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Good data collection is built on good samples. But the samples can be chosen in many ways. Samples can be haphazard or convenient selections of persons, or records, or networks, or other units, but one questions the quality of such samples, especially what these selection methods mean for drawing good conclusions about a population after data collection and analysis is done. Samples can be more carefully selected based on a researcher’s judgment, but one then questions whether that judgment can be biased by personal factors. Samples can also be draw in statistically rigorous and careful ways, using random selection and control methods to provide sound representation and cost control. It is these last kinds of samples that will be discussed in this course. We will examine simple random sampling that can be used for sampling persons or records, cluster sampling that can be used to sample groups of persons or records or networks, stratification which can be applied to simple random and cluster samples, systematic selection, and stratified multistage samples. The course concludes with a brief overview of how to estimate and summarize the uncertainty of randomized sampling.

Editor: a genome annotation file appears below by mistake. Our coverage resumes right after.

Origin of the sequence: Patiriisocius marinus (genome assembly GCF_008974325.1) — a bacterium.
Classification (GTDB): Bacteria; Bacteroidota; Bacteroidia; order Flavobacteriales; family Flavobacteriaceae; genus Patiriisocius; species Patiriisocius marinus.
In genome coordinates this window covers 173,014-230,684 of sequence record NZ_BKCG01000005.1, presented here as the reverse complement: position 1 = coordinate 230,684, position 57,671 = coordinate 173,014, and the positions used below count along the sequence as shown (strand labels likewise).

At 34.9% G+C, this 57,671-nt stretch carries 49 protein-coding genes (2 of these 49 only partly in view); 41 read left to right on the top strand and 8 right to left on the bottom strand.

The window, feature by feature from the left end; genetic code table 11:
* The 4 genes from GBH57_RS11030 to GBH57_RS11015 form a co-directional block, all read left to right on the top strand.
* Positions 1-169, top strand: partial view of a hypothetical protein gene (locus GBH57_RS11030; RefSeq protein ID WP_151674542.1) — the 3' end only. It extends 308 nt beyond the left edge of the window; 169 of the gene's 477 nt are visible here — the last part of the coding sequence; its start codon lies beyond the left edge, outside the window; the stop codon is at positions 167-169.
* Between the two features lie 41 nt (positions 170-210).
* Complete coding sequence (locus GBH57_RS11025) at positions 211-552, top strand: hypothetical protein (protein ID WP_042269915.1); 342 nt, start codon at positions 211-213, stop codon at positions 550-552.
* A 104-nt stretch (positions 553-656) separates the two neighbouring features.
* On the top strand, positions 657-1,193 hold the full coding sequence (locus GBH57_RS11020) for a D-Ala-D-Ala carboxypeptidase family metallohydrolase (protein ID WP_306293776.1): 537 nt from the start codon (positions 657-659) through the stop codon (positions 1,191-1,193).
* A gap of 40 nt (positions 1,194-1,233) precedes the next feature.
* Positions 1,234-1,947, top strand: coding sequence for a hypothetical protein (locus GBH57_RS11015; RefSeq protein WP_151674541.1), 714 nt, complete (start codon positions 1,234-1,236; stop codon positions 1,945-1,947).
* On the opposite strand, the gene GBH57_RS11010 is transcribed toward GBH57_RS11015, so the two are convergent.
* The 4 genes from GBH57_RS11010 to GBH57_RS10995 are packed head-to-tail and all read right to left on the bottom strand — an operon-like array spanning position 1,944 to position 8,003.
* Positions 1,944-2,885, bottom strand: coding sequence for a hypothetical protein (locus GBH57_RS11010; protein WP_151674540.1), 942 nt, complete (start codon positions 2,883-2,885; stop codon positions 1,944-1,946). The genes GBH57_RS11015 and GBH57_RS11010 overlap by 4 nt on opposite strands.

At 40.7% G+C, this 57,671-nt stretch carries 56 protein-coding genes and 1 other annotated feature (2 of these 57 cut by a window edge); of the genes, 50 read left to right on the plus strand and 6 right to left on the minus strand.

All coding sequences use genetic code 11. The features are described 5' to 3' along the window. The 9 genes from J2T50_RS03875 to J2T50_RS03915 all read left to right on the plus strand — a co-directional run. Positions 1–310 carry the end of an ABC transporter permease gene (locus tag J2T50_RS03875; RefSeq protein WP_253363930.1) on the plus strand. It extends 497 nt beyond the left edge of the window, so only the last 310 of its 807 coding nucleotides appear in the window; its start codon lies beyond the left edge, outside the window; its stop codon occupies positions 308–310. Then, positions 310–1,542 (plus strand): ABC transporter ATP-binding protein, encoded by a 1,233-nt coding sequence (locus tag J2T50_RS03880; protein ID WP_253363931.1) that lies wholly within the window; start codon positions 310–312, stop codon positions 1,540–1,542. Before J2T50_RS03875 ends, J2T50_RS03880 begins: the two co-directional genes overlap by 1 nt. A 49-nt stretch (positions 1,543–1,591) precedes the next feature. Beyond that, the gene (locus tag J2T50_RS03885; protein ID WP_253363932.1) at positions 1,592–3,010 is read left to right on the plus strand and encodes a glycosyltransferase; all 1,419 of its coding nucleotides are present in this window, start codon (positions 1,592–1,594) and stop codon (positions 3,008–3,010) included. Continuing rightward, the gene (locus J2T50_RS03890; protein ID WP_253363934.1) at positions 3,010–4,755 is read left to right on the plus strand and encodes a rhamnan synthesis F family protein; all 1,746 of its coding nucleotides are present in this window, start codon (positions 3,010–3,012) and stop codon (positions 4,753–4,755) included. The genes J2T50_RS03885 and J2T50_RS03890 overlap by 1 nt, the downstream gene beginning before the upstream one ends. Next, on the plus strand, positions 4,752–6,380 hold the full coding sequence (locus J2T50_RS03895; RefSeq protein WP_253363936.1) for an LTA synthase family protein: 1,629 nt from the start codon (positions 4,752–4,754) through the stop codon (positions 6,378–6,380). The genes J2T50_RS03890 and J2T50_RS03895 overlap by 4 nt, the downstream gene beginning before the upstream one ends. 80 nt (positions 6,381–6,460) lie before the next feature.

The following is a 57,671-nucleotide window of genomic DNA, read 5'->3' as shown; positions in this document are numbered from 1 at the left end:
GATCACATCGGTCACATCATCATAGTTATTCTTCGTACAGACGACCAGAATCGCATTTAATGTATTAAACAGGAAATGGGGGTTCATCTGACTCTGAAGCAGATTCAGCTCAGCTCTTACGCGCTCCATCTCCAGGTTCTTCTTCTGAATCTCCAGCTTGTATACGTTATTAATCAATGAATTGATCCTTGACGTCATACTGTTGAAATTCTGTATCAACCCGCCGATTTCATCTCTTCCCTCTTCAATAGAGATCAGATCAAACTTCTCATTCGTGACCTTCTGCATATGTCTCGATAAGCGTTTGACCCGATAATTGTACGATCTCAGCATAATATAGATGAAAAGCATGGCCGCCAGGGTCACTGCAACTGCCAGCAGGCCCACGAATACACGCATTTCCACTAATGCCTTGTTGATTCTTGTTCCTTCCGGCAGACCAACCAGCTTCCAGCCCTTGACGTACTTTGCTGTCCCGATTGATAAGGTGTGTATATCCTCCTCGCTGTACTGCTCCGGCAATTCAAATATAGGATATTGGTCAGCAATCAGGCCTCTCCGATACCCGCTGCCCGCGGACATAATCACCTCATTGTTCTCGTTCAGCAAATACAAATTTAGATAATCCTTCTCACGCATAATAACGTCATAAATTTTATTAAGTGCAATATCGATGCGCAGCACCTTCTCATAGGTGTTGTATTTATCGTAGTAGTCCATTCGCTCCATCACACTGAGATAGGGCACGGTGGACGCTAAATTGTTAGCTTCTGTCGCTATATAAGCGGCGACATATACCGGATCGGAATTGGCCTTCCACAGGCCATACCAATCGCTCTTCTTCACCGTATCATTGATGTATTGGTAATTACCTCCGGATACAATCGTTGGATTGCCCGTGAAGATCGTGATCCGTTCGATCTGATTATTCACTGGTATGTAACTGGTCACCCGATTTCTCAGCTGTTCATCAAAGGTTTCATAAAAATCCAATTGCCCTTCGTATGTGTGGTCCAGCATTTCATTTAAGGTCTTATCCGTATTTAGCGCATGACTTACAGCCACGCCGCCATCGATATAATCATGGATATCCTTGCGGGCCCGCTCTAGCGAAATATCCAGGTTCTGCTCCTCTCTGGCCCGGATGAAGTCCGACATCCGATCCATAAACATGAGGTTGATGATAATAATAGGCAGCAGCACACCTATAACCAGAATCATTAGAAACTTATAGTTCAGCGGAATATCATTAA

Module 1: Sampling as a research tool
Saving money using cluster sampling
Using auxiliary data to be more efficient
Pulling it all together